Belt sanders are pretty easy to operate. Probably the best way to dress a bar is to use the dressing tool and the sander in combination. The dresser is good at removing metal chips, but it doesn’t square the rail’s edges, due to which the chain might sit unevenly.

To use the sander, place the bar’s rails along the sander’s belt and press it inwards firmly until you get a nice, smooth finish at the rail edges. Repeat the same procedure on the bar’s other side.

In case you want some significant material removal, a hand grinder with an 80GR flat disc would be the better tool. This may be desired if your bar has developed localized bumps along the rails. In this case, a dresser tool wouldn’t be practical for that much material removal.

Can a Pinched Chainsaw Bar be Repaired?

Generally, a pinched chainsaw bar can be repaired by placing a flat head screwdriver at the pinched groove and hammering it to open the bent rails.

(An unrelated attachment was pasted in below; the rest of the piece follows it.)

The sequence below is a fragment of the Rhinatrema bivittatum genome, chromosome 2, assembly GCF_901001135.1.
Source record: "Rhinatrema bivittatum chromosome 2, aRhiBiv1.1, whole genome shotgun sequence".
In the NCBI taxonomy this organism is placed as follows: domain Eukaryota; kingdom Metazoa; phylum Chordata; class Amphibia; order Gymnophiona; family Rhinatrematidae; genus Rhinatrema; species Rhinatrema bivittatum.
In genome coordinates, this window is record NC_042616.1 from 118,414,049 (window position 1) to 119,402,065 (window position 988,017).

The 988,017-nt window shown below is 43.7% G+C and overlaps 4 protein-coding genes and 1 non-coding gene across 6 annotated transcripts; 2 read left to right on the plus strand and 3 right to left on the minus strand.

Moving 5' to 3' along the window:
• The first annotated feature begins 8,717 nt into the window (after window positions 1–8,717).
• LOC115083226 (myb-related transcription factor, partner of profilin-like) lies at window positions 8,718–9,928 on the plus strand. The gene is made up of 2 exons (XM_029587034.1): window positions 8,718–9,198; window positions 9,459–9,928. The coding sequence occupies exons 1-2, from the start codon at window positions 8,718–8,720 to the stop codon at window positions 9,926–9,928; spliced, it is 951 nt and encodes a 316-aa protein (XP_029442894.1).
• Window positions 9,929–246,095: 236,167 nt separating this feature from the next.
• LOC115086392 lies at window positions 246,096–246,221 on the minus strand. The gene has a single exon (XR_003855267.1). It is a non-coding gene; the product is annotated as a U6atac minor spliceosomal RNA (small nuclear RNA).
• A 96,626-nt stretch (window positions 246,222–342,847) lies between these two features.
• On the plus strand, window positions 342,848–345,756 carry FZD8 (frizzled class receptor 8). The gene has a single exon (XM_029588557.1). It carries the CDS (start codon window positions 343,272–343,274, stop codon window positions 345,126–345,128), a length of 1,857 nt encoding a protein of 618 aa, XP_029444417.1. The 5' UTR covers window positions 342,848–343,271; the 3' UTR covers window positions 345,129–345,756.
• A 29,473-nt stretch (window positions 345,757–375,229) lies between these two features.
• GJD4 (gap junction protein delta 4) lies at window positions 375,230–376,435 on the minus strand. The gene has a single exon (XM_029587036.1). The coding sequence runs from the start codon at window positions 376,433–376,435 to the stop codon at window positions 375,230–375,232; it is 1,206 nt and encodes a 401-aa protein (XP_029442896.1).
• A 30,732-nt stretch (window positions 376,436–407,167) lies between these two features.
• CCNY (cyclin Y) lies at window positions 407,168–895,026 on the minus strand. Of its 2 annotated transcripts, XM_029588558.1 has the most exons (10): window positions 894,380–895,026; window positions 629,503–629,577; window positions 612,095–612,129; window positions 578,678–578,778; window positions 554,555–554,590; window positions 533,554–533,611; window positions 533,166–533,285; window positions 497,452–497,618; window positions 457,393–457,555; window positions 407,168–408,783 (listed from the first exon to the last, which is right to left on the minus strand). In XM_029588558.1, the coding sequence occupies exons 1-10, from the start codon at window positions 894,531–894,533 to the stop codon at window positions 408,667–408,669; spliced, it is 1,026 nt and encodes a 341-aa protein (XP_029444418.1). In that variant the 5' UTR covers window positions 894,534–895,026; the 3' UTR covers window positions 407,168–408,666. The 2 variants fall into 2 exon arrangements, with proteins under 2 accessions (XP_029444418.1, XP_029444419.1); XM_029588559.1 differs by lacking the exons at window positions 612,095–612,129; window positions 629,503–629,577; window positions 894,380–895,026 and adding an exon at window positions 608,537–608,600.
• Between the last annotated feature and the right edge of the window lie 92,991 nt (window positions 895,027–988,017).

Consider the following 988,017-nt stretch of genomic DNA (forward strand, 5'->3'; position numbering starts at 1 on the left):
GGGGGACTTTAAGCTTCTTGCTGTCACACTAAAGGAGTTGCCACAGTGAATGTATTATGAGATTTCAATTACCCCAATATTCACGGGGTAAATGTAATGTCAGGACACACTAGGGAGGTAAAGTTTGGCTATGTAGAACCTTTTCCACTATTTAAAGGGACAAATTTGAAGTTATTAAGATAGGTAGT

Pinching is referred to when the rails at the bar get squeezed inward. This can happen when you see a log supported from both ends and hangs from the middle. As you cut downwards, the opposite faces of the log exert pressure on the bar rails. Hence, they get pinched inwards from certain spots.

At those spots, the chain experiences more resistance and runs slowly as a result. Luckily, these are not hard to fix. There can be two ways to remove the rail pinching.

  • Use a flat-head screwdriver: Place the flat head of a screwdriver in the narrow region where the pinching has occurred. I would recommend you to insert it at about 30-45 degrees angle with the bar. Hit with a wooden hammer gently on the screwdriver sideways till the rails have the same width.
  • Use a metallic disc: Another good technique is to find a suitable metallic disc with the same thickness as a groove. You can insert a used washer or a grinder’s disc between the pinched rails. Move the disc back and forth till the narrowed groove is widened again.